Breyonna and some of her friends were leaving a party two summers ago when she was pulled over. Her car was suspected to be the car of people who were shooting guns in a parking lot. The girls in the car were dressed exactly as you would think girls coming from a party would be dressed. It was clear they were not the people who had been shooting up a parking lot. However, the police refused to allow Breyonna to say a word in defending herself. Instead, they held the girls at gun point and told them to "keep their f***ing hands up before they shoot."

After Breyonna and her friends were forced to sit there and fear for their lives, the police told them to leave after discovering the girls were not who they were looking for. Breyonna drove away with no apology from the officers, and an emotional and mental scar permanently etched into her life.

2. The Educational System

I soared through school with high grades and all the support I could possibly get from elementary school all the way to high school. My teachers constantly reminded how successful I would be in my future. My high school guidance counselor spoke with me once a month to make sure I was applying for college and thriving in my academics.

All in all, I was put on a track that set me up to be successful. To top it off, I was encouraged to apply for all types of scholarships to help me pay for a college education. I was also rewarded these scholarships and three years later, I am still receiving them.

Breyonna was considered the "token black child." Yes, she was placed in classes that were considered honors and even though she deserved to be there, the teachers did not see it that way. In the teacher's eyes, they now had to "accommodate" for this black child that was placed in the classroom because the school needed some way to show that there is diversity among the academic achievers.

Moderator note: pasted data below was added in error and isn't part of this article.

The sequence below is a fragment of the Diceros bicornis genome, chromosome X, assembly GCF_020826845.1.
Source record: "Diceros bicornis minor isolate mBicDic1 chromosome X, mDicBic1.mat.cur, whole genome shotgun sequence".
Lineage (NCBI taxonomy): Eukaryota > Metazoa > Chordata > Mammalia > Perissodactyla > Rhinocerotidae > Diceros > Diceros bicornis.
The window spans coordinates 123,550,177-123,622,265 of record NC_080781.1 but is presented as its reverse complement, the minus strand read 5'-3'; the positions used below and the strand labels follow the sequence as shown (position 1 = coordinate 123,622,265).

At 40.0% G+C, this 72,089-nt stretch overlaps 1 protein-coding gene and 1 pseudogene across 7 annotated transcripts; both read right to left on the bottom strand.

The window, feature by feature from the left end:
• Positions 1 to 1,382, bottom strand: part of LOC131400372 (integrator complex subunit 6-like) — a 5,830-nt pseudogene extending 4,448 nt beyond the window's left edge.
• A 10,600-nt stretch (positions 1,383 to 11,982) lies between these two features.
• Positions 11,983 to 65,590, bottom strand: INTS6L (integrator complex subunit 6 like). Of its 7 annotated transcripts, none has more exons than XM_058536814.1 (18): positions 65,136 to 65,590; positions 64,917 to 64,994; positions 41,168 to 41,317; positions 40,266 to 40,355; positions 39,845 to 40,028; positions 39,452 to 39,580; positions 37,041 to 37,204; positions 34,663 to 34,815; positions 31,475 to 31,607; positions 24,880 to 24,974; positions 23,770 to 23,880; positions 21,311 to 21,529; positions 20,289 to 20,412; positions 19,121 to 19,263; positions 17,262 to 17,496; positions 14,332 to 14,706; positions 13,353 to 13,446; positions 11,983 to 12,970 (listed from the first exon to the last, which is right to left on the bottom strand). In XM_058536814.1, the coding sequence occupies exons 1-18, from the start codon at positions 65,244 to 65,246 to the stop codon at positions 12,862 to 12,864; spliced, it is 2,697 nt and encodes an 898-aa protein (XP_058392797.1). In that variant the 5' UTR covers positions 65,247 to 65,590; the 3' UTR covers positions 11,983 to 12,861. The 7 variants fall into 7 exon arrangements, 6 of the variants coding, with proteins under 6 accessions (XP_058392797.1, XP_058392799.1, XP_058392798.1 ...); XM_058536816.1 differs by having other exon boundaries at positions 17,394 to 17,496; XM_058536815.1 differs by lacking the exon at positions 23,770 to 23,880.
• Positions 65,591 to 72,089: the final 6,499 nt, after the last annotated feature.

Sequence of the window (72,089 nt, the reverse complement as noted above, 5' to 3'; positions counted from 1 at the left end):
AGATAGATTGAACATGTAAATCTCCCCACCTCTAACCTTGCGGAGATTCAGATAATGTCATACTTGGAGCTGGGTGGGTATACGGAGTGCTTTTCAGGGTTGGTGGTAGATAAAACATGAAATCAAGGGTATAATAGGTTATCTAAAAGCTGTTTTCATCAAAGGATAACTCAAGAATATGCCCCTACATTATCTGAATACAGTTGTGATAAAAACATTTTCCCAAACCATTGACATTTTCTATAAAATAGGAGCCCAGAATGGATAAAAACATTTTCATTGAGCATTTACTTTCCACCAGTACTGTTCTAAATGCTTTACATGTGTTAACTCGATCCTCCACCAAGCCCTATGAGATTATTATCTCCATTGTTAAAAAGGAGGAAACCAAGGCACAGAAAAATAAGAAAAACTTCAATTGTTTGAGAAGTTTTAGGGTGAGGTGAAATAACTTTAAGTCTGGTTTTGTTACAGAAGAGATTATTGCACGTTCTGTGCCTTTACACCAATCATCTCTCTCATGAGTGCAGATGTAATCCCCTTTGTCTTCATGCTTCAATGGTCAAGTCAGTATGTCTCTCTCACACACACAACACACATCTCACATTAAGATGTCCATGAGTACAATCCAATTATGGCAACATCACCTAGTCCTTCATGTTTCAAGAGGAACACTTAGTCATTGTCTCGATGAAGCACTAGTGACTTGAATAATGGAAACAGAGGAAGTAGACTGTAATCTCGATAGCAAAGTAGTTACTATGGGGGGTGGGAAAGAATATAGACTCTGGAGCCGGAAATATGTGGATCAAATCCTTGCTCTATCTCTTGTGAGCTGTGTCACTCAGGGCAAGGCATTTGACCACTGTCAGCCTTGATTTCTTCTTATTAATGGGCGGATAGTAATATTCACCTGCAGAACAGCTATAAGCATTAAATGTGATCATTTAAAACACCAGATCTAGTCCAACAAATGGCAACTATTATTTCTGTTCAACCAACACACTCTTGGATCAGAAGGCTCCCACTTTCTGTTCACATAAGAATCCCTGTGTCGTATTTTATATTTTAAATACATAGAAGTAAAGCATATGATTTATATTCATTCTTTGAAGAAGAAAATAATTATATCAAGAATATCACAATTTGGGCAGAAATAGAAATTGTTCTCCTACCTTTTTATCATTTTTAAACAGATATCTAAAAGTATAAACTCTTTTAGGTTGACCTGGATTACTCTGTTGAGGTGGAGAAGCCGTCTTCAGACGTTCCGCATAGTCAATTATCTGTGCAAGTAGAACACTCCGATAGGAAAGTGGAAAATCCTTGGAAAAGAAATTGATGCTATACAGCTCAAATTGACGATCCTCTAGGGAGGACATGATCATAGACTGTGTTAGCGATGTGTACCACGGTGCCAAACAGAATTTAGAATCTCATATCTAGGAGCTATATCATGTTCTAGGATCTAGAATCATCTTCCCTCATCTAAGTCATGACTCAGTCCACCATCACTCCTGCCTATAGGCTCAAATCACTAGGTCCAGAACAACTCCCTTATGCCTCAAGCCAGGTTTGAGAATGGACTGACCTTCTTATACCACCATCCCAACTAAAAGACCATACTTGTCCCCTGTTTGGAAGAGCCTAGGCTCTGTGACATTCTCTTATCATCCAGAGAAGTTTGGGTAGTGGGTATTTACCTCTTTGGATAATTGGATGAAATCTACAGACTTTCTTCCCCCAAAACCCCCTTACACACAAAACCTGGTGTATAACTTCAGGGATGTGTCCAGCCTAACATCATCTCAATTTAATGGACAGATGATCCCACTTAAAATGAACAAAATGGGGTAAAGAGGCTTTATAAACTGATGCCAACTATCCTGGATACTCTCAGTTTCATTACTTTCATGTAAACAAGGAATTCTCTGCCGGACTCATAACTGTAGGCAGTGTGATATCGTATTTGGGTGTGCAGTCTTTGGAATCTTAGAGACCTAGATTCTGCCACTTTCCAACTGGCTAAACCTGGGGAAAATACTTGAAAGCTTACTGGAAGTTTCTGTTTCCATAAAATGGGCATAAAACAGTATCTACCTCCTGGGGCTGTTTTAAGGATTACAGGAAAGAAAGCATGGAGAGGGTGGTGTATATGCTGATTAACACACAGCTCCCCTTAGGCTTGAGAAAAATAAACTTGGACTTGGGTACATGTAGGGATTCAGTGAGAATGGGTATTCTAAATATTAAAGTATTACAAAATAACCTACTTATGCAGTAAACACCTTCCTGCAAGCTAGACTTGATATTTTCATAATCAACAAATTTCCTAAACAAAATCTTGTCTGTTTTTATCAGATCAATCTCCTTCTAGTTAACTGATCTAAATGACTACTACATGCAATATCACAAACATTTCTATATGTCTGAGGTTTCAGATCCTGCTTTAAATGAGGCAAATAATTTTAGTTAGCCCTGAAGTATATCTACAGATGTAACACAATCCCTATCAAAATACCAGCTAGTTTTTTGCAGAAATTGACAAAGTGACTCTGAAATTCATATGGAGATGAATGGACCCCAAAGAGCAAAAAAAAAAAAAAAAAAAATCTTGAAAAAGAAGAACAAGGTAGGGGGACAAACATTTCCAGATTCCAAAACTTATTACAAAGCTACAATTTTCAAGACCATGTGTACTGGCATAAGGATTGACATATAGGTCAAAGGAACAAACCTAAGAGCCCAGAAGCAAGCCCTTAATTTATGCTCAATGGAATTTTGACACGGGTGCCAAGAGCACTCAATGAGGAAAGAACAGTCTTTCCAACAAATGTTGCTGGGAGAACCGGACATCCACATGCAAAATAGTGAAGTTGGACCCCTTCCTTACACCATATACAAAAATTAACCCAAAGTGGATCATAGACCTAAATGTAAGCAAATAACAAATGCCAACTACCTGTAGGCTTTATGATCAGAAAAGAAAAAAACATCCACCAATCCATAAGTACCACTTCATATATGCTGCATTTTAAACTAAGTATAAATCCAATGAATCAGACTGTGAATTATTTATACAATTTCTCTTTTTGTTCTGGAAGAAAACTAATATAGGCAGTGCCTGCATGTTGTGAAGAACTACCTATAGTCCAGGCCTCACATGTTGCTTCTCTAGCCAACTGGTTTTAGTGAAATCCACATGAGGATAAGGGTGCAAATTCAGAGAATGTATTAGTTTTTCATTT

Breyonna was motivated enough that she pushed through and fought her way to college. Like most students, she needed some financial assistance. Breyonna applied for ROAR in which she would receive a grant to help her continue pursuing a degree. However, the College chose to discontinue this program, so Breyonna was forced to make up the difference by pulling out of her own pocket.

3. Blunt Oppression and Racism

I can honestly say that no one has ever truly insulted me based on my skin color, age, gender, intelligence, or any other aspect of my life that hurt me. Every now and then I hear a blonde joke or my male friends try to intimidate me in sports. However, none of these things cut me so deep that I could not recover.

In contrast, Breyonna has been left speechless at some words that have been thrown at her. She works in a fine dining restaurant which can be automatically associated with wealthy white people. She once had customers tell her to clear their table "like the servant she is." We all are raised and taught to defend ourselves when such hurtful things are said to us, but when someone says something so blunt and casually like that, you are left with no words to defend yourself with.

This is the sad world we live in today and the unfortunate news is that this type of hatred and oppression is not going anywhere anytime soon.

We cannot force people to change their hearts that are full of hate, but we can certainly educate them on the matter. I know this article will not change how some people see the world and it will not make them want to be a better person, but my hope is that for those of you it did reach, do something about it

Actions speak louder than words.

Do not just apologize for being unaware of white privilege. Do not just recognize that racism and oppression exist. Be aware, use your voice, and take a stand!